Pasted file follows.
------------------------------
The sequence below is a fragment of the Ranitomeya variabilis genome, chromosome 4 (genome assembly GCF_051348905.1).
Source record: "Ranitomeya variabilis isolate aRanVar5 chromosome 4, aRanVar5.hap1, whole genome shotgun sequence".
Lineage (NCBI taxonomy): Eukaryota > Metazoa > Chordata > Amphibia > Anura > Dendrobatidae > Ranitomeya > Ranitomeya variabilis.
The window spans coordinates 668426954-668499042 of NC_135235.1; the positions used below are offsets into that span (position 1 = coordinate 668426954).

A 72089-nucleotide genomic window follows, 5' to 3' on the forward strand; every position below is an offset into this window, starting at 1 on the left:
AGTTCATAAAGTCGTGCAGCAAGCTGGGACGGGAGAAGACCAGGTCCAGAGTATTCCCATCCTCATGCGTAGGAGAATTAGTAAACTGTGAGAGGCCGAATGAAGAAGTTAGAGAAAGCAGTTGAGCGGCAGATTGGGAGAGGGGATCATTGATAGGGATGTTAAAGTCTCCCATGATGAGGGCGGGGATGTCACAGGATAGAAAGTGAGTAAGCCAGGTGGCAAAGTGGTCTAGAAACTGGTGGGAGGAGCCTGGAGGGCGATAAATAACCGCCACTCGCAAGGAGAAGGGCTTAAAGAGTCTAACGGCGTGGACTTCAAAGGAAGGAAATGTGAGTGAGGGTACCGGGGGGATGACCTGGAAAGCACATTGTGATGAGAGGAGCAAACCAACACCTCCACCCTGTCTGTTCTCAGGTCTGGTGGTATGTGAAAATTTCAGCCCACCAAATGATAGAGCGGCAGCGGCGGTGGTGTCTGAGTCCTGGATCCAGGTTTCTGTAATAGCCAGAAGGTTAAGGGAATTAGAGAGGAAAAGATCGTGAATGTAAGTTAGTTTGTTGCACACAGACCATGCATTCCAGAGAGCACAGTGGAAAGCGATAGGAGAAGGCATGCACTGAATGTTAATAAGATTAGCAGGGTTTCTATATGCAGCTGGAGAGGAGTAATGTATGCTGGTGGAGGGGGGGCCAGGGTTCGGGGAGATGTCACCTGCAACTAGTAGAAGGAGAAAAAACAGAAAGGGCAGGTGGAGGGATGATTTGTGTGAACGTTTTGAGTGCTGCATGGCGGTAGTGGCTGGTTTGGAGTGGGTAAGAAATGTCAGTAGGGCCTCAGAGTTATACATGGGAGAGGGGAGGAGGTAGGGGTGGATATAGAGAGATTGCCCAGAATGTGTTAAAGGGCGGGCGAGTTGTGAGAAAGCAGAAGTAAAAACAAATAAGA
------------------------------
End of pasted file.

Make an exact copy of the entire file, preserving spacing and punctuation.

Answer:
The sequence below is a fragment of the Ranitomeya variabilis genome, chromosome 4 (genome assembly GCF_051348905.1).
Source record: "Ranitomeya variabilis isolate aRanVar5 chromosome 4, aRanVar5.hap1, whole genome shotgun sequence".
Lineage (NCBI taxonomy): Eukaryota > Metazoa > Chordata > Amphibia > Anura > Dendrobatidae > Ranitomeya > Ranitomeya variabilis.
The window spans coordinates 668426954-668499042 of NC_135235.1; the positions used below are offsets into that span (position 1 = coordinate 668426954).

A 72089-nucleotide genomic window follows, 5' to 3' on the forward strand; every position below is an offset into this window, starting at 1 on the left:
AGTTCATAAAGTCGTGCAGCAAGCTGGGACGGGAGAAGACCAGGTCCAGAGTATTCCCATCCTCATGCGTAGGAGAATTAGTAAACTGTGAGAGGCCGAATGAAGAAGTTAGAGAAAGCAGTTGAGCGGCAGATTGGGAGAGGGGATCATTGATAGGGATGTTAAAGTCTCCCATGATGAGGGCGGGGATGTCACAGGATAGAAAGTGAGTAAGCCAGGTGGCAAAGTGGTCTAGAAACTGGTGGGAGGAGCCTGGAGGGCGATAAATAACCGCCACTCGCAAGGAGAAGGGCTTAAAGAGTCTAACGGCGTGGACTTCAAAGGAAGGAAATGTGAGTGAGGGTACCGGGGGGATGACCTGGAAAGCACATTGTGATGAGAGGAGCAAACCAACACCTCCACCCTGTCTGTTCTCAGGTCTGGTGGTATGTGAAAATTTCAGCCCACCAAATGATAGAGCGGCAGCGGCGGTGGTGTCTGAGTCCTGGATCCAGGTTTCTGTAATAGCCAGAAGGTTAAGGGAATTAGAGAGGAAAAGATCGTGAATGTAAGTTAGTTTGTTGCACACAGACCATGCATTCCAGAGAGCACAGTGGAAAGCGATAGGAGAAGGCATGCACTGAATGTTAATAAGATTAGCAGGGTTTCTATATGCAGCTGGAGAGGAGTAATGTATGCTGGTGGAGGGGGGGCCAGGGTTCGGGGAGATGTCACCTGCAACTAGTAGAAGGAGAAAAAACAGAAAGGGCAGGTGGAGGGATGATTTGTGTGAACGTTTTGAGTGCTGCATGGCGGTAGTGGCTGGTTTGGAGTGGGTAAGAAATGTCAGTAGGGCCTCAGAGTTATACATGGGAGAGGGGAGGAGGTAGGGGTGGATATAGAGAGATTGCCCAGAATGTGTTAAAGGGCGGGCGAGTTGTGAGAAAGCAGAAGTAAAAACAAATAAGA